crime

U.S. Army captain gets 1 year for smuggling firearms parts to Japan

16 Comments

The requested article has expired, and is no longer available. Any related articles, and user comments are shown below.

© Wire reports

©2022 GPlusMedia Inc.

16 Comments
Login to comment

Actually, I think this guys is going to be fine. While I was in the army, heard many things about soldiers and Yakuza running guns in Japan.

They'll take care of him once he's out. I wonder, if he became an American, does he also hold Japanese nationality still which would make it hard for the US to do anything to him once he comes to Japan?

0 ( +0 / -0 )

I'd say he got off somewhat easy on the charge.

Taka

0 ( +0 / -0 )

http://www.reuters.com/article/oddlyEnoughNews/idUSTRE4A66NA20081107

demote this major to buck private too, yes, let him share the cell with the captain.

0 ( +0 / -0 )

If he was sentenced in a civilian court then he will be considered AWOL during the time he's in prison. He will then be court-martialed and most likely dishonorably discharged. I'm assuming the UCMJ has not changed.

I'd say he's in a heap o' trouble with the army.

0 ( +0 / -0 )

This must be the same guy in many of the Japanese military magazines I've read. I've got not respect for this guy!

0 ( +0 / -0 )

DEMOTE THE SUCKER to buck private

0 ( +0 / -0 )

Much ado about nothing. A victim-less crime. The U.S. had citizens shipping .50 caliber sniper rifles to Kosovar terrorists in violation of the Neutrality Act - a real crime - and none of those men were prosecuted.

0 ( +0 / -0 )

Iishiba's father was a policeman in Tokyo. This conviction has got to be a shock. I wonder if the recipients in Japan broke any laws in receiving the parts, which according to a Seattle times article were 60 EoTech 553 night vision-style sights. The firearm components he shipped were upper receivers modified for Airsoft. The export laws have to be enforced, but companies like FLIR continually flaunt them and get away with it.

0 ( +0 / -0 )

This scum bag sounds like a Japanese spy in the US Army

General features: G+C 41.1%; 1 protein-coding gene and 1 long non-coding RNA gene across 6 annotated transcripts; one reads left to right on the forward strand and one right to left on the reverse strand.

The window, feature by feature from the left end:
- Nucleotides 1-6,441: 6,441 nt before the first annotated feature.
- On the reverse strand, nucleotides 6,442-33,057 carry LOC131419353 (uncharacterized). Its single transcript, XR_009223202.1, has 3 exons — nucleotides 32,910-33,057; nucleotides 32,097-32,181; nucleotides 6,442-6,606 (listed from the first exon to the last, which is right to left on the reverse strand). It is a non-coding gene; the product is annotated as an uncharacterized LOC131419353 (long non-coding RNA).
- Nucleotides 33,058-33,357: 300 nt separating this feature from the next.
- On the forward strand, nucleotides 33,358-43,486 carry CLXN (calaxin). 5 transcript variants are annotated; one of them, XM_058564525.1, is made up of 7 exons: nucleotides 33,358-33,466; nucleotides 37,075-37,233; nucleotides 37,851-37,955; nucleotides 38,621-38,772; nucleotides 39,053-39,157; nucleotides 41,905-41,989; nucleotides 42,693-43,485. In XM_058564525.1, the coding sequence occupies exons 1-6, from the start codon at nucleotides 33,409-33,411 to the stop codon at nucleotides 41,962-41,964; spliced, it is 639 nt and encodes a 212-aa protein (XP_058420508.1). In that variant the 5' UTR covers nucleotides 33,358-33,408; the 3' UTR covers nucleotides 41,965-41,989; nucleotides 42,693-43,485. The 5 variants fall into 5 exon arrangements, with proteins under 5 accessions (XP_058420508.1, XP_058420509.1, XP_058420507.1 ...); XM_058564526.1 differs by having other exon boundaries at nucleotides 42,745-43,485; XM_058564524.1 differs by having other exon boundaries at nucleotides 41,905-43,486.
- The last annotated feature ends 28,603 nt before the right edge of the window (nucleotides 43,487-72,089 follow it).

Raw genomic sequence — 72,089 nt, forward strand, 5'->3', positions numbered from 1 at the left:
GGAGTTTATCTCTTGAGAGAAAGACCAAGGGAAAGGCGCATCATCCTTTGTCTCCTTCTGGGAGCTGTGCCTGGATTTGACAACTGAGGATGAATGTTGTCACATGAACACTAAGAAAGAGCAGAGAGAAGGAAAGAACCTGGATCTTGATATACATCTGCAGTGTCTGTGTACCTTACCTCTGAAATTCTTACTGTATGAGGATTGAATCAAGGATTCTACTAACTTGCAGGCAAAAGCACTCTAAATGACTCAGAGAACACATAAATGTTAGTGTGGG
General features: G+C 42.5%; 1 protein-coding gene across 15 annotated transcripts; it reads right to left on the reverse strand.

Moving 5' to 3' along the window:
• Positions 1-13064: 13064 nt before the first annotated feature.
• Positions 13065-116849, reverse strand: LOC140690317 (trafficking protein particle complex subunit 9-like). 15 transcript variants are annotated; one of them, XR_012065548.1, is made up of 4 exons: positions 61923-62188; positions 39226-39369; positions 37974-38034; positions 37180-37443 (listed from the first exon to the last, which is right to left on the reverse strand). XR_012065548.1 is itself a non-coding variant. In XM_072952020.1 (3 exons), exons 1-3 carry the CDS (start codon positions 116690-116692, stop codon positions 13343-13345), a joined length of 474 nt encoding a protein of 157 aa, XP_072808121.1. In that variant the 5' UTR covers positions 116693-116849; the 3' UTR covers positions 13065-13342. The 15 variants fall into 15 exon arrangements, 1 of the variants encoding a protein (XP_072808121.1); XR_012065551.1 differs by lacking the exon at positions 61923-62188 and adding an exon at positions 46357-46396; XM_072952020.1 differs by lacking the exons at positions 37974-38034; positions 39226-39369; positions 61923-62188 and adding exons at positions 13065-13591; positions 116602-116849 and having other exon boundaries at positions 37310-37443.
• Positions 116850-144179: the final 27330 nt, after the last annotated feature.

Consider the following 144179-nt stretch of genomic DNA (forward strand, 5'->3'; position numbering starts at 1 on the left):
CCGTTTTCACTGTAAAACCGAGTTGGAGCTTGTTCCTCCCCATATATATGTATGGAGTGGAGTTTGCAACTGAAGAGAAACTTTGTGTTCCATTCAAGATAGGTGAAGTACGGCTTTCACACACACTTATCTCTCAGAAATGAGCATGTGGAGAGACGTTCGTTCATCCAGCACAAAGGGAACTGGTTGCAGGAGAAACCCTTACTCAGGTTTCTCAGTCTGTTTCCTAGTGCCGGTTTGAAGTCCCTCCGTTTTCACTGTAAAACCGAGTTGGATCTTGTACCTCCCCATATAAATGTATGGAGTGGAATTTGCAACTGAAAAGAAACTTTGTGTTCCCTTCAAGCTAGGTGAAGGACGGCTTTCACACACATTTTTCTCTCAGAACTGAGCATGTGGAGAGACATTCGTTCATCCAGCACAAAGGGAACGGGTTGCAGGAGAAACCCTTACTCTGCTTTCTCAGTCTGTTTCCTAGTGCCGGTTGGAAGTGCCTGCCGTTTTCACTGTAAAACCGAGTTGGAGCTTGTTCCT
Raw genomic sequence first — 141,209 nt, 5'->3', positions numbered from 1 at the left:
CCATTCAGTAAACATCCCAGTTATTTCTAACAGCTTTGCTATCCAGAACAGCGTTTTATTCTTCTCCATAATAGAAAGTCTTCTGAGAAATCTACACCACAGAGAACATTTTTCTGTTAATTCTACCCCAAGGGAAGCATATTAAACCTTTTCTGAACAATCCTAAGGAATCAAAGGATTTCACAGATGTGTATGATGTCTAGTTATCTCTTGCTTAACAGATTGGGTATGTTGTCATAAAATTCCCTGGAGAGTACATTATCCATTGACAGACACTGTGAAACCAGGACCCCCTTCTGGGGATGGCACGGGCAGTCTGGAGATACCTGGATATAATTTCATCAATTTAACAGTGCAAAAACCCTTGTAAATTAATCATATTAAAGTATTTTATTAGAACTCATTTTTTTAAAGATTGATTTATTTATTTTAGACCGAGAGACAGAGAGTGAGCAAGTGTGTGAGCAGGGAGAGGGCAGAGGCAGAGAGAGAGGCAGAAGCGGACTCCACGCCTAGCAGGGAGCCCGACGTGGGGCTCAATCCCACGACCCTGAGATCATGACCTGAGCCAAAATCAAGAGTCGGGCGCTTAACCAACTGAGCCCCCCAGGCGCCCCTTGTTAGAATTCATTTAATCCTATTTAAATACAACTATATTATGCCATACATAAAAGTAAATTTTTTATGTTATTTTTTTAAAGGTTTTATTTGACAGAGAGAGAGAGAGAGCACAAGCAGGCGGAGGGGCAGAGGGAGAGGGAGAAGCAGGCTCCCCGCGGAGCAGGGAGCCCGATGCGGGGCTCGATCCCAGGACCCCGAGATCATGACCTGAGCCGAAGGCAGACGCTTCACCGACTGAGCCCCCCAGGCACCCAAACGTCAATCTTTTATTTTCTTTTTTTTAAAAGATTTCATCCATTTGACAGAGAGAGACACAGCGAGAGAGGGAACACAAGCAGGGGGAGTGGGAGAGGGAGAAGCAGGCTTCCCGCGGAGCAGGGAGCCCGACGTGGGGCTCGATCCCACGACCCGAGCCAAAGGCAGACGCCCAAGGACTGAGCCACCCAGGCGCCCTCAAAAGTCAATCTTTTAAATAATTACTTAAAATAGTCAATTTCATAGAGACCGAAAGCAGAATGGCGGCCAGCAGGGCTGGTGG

Does your calendar say 1942 on it?

0 ( +0 / -0 )

The US Army will bury him in a desk job somewhere until his out. The end of his career in the Army. Don't think he has enough time to retire either.

0 ( +0 / -0 )

cwhite;

I think they were holographic sights which can be exported which are mainly for military use, but you need an export permit to do so.

0 ( +0 / -0 )

"60 sights attached to guns"

thats not a component? and if it was just the sights it wouldn't be a problem.

0 ( +0 / -0 )

Betting - good to see that you agree with the viewpoint of "the Japanese".

0 ( +0 / -0 )

Was definitely a stupid thing to do. I wouldn't agree with a year in jail either. Looks like neither the prosecutors or the defense wanted jail time. The judge decided it merited it though.

0 ( +0 / -0 )

You tell 'em elbud! I'm sure the Defense Intelligence Agency never even considered such a thing so please formally tip them off and ask that they investigate all US military personnel with even a vague family connection to Japan, cuz you know that it's perfectly reasonable to accuse people based solely upon their ethnicity, right?

By the way, he was charged with breaking export control laws, nothing to do with spying.

0 ( +0 / -0 )

This scum bag sounds like a Japanese spy in the US Army! He should get more than just 1 year and the army should investigate this situation because it sound to me like it is only the tip of the iceberg!

0 ( +0 / -0 )

Login to leave a comment

Facebook users

Use your Facebook account to login or register with JapanToday. By doing so, you will also receive an email inviting you to receive our news alerts.

Facebook Connect

Login with your JapanToday account

User registration

Articles, Offers & Useful Resources

A mix of what's trending on our other sites